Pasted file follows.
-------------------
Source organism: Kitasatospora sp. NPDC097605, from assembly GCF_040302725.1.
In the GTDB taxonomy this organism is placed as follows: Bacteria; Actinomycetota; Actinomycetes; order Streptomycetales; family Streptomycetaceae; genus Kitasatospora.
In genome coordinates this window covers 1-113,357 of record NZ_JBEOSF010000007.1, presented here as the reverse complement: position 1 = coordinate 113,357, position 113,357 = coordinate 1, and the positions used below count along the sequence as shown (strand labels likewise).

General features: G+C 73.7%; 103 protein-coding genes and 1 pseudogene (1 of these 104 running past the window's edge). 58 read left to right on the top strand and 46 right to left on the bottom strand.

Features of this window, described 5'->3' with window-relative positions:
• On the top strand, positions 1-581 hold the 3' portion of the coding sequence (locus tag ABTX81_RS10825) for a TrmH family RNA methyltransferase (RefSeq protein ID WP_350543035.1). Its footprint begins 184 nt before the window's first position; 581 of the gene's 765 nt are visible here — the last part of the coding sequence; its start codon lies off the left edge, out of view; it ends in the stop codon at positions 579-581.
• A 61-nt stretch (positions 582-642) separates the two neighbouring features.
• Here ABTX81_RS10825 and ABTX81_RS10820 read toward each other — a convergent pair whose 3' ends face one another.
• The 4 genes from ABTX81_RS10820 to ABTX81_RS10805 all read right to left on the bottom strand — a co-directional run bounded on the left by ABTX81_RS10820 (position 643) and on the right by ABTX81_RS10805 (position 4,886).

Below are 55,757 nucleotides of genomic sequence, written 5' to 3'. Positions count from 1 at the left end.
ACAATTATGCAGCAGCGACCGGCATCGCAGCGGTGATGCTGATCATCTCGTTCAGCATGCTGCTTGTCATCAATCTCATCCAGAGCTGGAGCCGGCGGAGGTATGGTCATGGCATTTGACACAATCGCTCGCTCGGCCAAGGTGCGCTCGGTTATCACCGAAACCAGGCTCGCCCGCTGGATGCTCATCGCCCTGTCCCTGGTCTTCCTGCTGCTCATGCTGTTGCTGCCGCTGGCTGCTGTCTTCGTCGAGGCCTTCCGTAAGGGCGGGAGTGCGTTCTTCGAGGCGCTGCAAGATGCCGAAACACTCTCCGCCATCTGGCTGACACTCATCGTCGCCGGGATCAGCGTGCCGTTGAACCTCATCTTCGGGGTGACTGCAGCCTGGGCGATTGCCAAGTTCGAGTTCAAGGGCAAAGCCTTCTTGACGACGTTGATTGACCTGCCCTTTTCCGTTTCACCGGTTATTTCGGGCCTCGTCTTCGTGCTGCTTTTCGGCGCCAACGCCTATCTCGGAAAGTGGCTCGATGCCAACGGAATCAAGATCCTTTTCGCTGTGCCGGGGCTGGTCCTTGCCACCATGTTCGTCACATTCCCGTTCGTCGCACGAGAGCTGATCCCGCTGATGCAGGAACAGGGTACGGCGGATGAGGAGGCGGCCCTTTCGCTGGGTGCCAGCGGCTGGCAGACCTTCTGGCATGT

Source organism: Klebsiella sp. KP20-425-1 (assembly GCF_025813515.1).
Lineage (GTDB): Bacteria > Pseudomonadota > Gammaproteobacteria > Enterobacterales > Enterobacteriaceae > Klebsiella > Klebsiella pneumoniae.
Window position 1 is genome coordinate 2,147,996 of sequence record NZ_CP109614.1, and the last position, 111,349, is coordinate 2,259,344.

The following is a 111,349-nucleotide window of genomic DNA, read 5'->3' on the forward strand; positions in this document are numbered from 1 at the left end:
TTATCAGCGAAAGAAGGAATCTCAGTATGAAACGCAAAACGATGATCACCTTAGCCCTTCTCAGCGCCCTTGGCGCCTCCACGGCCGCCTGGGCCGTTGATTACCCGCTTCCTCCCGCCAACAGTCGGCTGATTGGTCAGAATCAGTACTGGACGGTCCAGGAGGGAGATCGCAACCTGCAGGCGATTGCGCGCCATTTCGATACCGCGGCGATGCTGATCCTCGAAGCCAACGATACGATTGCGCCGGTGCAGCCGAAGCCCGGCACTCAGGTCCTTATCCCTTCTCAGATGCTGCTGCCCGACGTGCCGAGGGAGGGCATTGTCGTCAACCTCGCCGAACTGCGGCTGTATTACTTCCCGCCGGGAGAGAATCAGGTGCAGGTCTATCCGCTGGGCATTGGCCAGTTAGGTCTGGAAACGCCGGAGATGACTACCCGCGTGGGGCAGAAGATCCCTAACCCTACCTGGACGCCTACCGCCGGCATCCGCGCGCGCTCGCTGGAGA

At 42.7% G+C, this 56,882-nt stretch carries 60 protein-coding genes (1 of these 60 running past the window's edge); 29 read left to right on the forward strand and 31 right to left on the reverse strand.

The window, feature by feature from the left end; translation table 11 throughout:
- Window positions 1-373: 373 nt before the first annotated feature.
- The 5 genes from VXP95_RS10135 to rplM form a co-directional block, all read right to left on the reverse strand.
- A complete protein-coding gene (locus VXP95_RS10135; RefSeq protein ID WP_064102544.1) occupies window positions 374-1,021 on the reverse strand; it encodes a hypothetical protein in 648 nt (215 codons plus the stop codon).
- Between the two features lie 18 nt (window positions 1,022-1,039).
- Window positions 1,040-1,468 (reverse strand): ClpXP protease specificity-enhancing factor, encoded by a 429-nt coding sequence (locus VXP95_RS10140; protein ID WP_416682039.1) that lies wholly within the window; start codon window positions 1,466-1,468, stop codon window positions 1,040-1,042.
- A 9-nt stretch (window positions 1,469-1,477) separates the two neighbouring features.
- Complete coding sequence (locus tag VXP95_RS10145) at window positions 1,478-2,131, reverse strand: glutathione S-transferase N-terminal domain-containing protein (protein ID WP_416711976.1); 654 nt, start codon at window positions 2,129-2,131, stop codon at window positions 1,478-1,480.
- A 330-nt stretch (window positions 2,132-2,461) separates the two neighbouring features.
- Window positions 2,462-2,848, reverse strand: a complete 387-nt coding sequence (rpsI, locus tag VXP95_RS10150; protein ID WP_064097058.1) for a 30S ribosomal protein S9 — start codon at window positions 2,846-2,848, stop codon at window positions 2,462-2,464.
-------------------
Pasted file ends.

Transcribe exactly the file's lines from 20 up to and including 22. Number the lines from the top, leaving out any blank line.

- The 5 genes from VXP95_RS10135 to rplM form a co-directional block, all read right to left on the reverse strand.
- A complete protein-coding gene (locus VXP95_RS10135; RefSeq protein ID WP_064102544.1) occupies window positions 374-1,021 on the reverse strand; it encodes a hypothetical protein in 648 nt (215 codons plus the stop codon).
- Between the two features lie 18 nt (window positions 1,022-1,039).